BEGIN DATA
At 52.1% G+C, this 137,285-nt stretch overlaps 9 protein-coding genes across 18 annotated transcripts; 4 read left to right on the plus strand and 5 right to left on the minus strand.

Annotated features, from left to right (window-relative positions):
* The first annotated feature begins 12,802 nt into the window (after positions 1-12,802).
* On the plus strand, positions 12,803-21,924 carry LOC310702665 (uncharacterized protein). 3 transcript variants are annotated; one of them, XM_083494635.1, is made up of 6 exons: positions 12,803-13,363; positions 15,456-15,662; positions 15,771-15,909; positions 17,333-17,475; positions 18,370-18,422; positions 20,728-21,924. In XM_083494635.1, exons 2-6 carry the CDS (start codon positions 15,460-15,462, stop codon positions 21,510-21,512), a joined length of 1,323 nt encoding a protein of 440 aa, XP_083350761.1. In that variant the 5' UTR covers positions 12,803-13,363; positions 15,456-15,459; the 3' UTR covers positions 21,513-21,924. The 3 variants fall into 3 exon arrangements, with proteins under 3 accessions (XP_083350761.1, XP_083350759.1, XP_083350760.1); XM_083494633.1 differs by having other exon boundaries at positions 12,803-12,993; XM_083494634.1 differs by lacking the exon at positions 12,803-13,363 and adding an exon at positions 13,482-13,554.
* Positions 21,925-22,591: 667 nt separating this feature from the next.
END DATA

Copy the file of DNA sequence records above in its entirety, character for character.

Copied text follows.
At 52.1% G+C, this 137,285-nt stretch overlaps 9 protein-coding genes across 18 annotated transcripts; 4 read left to right on the plus strand and 5 right to left on the minus strand.

Annotated features, from left to right (window-relative positions):
* The first annotated feature begins 12,802 nt into the window (after positions 1-12,802).
* On the plus strand, positions 12,803-21,924 carry LOC310702665 (uncharacterized protein). 3 transcript variants are annotated; one of them, XM_083494635.1, is made up of 6 exons: positions 12,803-13,363; positions 15,456-15,662; positions 15,771-15,909; positions 17,333-17,475; positions 18,370-18,422; positions 20,728-21,924. In XM_083494635.1, exons 2-6 carry the CDS (start codon positions 15,460-15,462, stop codon positions 21,510-21,512), a joined length of 1,323 nt encoding a protein of 440 aa, XP_083350761.1. In that variant the 5' UTR covers positions 12,803-13,363; positions 15,456-15,459; the 3' UTR covers positions 21,513-21,924. The 3 variants fall into 3 exon arrangements, with proteins under 3 accessions (XP_083350761.1, XP_083350759.1, XP_083350760.1); XM_083494633.1 differs by having other exon boundaries at positions 12,803-12,993; XM_083494634.1 differs by lacking the exon at positions 12,803-13,363 and adding an exon at positions 13,482-13,554.
* Positions 21,925-22,591: 667 nt separating this feature from the next.